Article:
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James Mellaart: The Journey to Çatalhöyuk explores the life of a key figure in 20th-century archaeology. In 1958 James Mellaart discovered ‘the world’s oldest city’. The unearthing of the 9,000-year-old Turkish site of Çatalhöyük revolutionised the way we think about prehistory. It also unleashed a lasting controversy.
Now a World Heritage Site, the huge Neolithic mound site of Çatalhöyük (sometimes written Çatalhüyük) brought to light evidence of a complex prehistoric society and revealed previously undreamt of art and culture. This was a flourishing settlement built on profits from obsidian, the glassy volcanic rock used to make early implements.
James Mellaart’s discoveries changed our understanding of the late Stone Age for ever. Born in London in 1925 of Scottish descent and educated in Holland in Egyptology, he took up archaeology as a young man, even playing a part in discovering the walls of Jericho in his early 20s. (It was then that John Carswell described him as the man ‘who joined history to prehistory’.)
He soon turned to Turkish studies, which led to his discovery of a series of landmark prehistoric finds in what was until then ‘virtually a blank on the archaeological map’. He was just 26 when he discovered Beycesultan in 1952. Hacılar followed in 1956 and Çatalhöyük in 1958.
However, there was far more to Jimmy, as he was universally known, than his archaeology. After a troubled childhood, he became a towering personality, whose life was filled with exotic adventure, though controversies would dog him.
This handsome collection of essays is a testament to the life of James Mellaart and his wife, Arlette, who from her teens lived in a beautiful 18th-century yalı on the Bosphorus, the romantic backdrop to Mellaart’s groundbreaking work. It is introduced by Alan Mellaart, their Istanbul-born son, who makes a frequent appearance as a child in his parents’ photographs. He recalls how the lives of his parents, with their contrasting family histories, unfolded against the social whirl of the Bosphorus in its Sixties heyday.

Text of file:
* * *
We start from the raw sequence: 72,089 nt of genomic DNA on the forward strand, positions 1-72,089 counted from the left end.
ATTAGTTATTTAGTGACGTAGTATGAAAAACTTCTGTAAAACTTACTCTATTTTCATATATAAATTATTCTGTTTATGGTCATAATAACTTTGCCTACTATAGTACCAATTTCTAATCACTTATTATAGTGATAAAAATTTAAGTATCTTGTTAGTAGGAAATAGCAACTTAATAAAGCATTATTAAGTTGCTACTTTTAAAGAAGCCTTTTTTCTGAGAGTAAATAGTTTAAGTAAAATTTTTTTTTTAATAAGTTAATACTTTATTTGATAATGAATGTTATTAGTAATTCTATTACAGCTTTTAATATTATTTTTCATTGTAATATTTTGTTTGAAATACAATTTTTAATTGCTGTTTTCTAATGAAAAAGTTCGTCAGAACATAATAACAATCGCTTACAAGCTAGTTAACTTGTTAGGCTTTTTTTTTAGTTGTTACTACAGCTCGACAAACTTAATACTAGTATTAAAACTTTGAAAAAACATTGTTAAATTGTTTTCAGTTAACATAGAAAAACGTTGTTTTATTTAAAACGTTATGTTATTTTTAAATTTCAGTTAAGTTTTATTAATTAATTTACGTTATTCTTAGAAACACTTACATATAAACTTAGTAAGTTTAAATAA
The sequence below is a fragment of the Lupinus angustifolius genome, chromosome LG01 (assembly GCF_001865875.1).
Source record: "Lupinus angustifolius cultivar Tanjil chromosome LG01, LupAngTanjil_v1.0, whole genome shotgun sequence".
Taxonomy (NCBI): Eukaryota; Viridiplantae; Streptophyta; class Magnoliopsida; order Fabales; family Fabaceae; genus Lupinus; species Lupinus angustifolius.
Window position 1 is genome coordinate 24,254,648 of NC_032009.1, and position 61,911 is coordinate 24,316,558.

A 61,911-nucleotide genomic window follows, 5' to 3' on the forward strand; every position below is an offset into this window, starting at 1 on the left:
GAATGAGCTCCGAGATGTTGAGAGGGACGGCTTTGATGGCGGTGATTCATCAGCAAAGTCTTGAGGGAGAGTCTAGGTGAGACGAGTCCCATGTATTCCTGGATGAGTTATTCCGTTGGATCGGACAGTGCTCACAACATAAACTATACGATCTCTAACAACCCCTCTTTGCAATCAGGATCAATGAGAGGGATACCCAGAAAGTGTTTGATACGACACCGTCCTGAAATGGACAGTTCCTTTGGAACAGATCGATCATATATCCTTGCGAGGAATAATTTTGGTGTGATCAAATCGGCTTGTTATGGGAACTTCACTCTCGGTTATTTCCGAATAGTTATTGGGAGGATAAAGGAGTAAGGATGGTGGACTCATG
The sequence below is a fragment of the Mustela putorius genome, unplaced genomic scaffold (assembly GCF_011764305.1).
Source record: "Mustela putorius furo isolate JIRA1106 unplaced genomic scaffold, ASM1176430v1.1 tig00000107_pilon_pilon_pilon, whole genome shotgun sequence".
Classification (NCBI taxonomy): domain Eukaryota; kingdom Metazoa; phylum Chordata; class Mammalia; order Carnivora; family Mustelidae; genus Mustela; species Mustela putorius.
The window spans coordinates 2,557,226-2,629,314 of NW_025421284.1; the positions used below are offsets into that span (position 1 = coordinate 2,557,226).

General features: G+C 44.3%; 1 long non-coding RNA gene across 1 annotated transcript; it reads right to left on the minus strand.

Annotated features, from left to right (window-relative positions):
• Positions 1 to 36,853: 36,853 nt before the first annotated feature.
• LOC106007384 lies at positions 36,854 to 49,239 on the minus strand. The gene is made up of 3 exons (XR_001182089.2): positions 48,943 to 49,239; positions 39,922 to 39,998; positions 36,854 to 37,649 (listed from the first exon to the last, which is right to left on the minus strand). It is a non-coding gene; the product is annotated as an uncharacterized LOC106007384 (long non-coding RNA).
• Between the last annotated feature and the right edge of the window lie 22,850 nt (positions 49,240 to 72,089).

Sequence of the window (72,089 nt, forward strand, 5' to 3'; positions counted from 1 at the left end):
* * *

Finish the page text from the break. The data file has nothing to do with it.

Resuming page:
The editor, Emma Baysal, Associate Professor of prehistory at Ankara University, is a specialist in personal ornamentation, such as beads and bracelets, from the Paleolithic to the Bronze Age. Leading academics assess the impact of Mellaart’s work and his character with historical reports and vivid eyewitness accounts. Among the 17 distinguished contributors are Seton Lloyd, Mehmet Özdoğan, Sinan Kuneralp, Ian Hodder, David Stronach and John Carswell.
The richly illustrated volume includes previously unseen archive materials such as Mellaart’s personal notebooks and accounts.
The launch of the book coincided with a new BBC documentary series, Raiders of the Lost Past. Episode 3, The World’s Oldest City, was on air on March 5. https://www.bbc.co.uk/programmes/m0008569
Cornucopia 19: ‘Under the Volcano’, James Mellaart’s own personal account of the discovery of Çatalhöyük, illustrated with his drawings.
Cornucopia 25: Reflections on a Lost Summerhouse: Arlette Mellaart on her family home on the Bosphorus, the Savfet Pasha Yalı
Cornucopia 35: The Man Who Changed History: a profile of James Mellaart by Christian Tyler.
Also see James Mellaart’s obituary in The Times on August 7, 2012: http://www.thetimes.co.uk/tto/opinion/obituaries/article3499557.ece
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